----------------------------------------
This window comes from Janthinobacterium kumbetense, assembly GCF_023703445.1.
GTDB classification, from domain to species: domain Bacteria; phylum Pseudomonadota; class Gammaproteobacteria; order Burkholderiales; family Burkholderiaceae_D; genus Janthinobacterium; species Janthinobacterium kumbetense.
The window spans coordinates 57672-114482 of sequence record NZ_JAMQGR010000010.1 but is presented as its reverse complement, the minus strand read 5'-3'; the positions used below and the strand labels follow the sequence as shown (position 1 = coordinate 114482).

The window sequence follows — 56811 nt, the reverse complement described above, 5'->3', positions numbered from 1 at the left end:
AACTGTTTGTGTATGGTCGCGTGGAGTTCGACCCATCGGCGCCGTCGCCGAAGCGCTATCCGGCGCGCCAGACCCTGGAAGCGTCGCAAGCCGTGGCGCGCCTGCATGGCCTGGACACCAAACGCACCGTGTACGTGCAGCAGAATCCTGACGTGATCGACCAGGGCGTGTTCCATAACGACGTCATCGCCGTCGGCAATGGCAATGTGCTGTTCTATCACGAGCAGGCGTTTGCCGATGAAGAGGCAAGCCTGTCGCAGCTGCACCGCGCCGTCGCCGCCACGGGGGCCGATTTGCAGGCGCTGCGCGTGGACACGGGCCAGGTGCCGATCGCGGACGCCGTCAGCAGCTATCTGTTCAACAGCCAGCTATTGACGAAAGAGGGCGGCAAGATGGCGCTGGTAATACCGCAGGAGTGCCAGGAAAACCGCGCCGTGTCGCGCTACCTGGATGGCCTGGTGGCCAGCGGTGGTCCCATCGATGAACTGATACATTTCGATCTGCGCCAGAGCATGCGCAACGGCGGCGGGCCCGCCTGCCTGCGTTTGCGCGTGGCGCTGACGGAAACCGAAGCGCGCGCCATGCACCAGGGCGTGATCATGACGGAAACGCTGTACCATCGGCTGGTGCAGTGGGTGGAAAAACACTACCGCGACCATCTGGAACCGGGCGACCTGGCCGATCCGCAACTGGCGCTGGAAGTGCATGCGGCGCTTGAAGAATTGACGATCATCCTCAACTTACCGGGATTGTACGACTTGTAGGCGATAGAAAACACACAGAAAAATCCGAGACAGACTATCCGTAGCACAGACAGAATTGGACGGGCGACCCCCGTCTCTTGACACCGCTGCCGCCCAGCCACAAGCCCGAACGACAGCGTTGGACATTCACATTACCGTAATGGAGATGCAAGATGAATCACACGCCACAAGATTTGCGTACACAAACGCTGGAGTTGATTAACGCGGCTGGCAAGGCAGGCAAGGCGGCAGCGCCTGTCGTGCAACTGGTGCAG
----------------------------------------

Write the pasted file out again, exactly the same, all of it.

This window comes from Janthinobacterium kumbetense, assembly GCF_023703445.1.
GTDB classification, from domain to species: domain Bacteria; phylum Pseudomonadota; class Gammaproteobacteria; order Burkholderiales; family Burkholderiaceae_D; genus Janthinobacterium; species Janthinobacterium kumbetense.
The window spans coordinates 57672-114482 of sequence record NZ_JAMQGR010000010.1 but is presented as its reverse complement, the minus strand read 5'-3'; the positions used below and the strand labels follow the sequence as shown (position 1 = coordinate 114482).

The window sequence follows — 56811 nt, the reverse complement described above, 5'->3', positions numbered from 1 at the left end:
AACTGTTTGTGTATGGTCGCGTGGAGTTCGACCCATCGGCGCCGTCGCCGAAGCGCTATCCGGCGCGCCAGACCCTGGAAGCGTCGCAAGCCGTGGCGCGCCTGCATGGCCTGGACACCAAACGCACCGTGTACGTGCAGCAGAATCCTGACGTGATCGACCAGGGCGTGTTCCATAACGACGTCATCGCCGTCGGCAATGGCAATGTGCTGTTCTATCACGAGCAGGCGTTTGCCGATGAAGAGGCAAGCCTGTCGCAGCTGCACCGCGCCGTCGCCGCCACGGGGGCCGATTTGCAGGCGCTGCGCGTGGACACGGGCCAGGTGCCGATCGCGGACGCCGTCAGCAGCTATCTGTTCAACAGCCAGCTATTGACGAAAGAGGGCGGCAAGATGGCGCTGGTAATACCGCAGGAGTGCCAGGAAAACCGCGCCGTGTCGCGCTACCTGGATGGCCTGGTGGCCAGCGGTGGTCCCATCGATGAACTGATACATTTCGATCTGCGCCAGAGCATGCGCAACGGCGGCGGGCCCGCCTGCCTGCGTTTGCGCGTGGCGCTGACGGAAACCGAAGCGCGCGCCATGCACCAGGGCGTGATCATGACGGAAACGCTGTACCATCGGCTGGTGCAGTGGGTGGAAAAACACTACCGCGACCATCTGGAACCGGGCGACCTGGCCGATCCGCAACTGGCGCTGGAAGTGCATGCGGCGCTTGAAGAATTGACGATCATCCTCAACTTACCGGGATTGTACGACTTGTAGGCGATAGAAAACACACAGAAAAATCCGAGACAGACTATCCGTAGCACAGACAGAATTGGACGGGCGACCCCCGTCTCTTGACACCGCTGCCGCCCAGCCACAAGCCCGAACGACAGCGTTGGACATTCACATTACCGTAATGGAGATGCAAGATGAATCACACGCCACAAGATTTGCGTACACAAACGCTGGAGTTGATTAACGCGGCTGGCAAGGCAGGCAAGGCGGCAGCGCCTGTCGTGCAACTGGTGCAG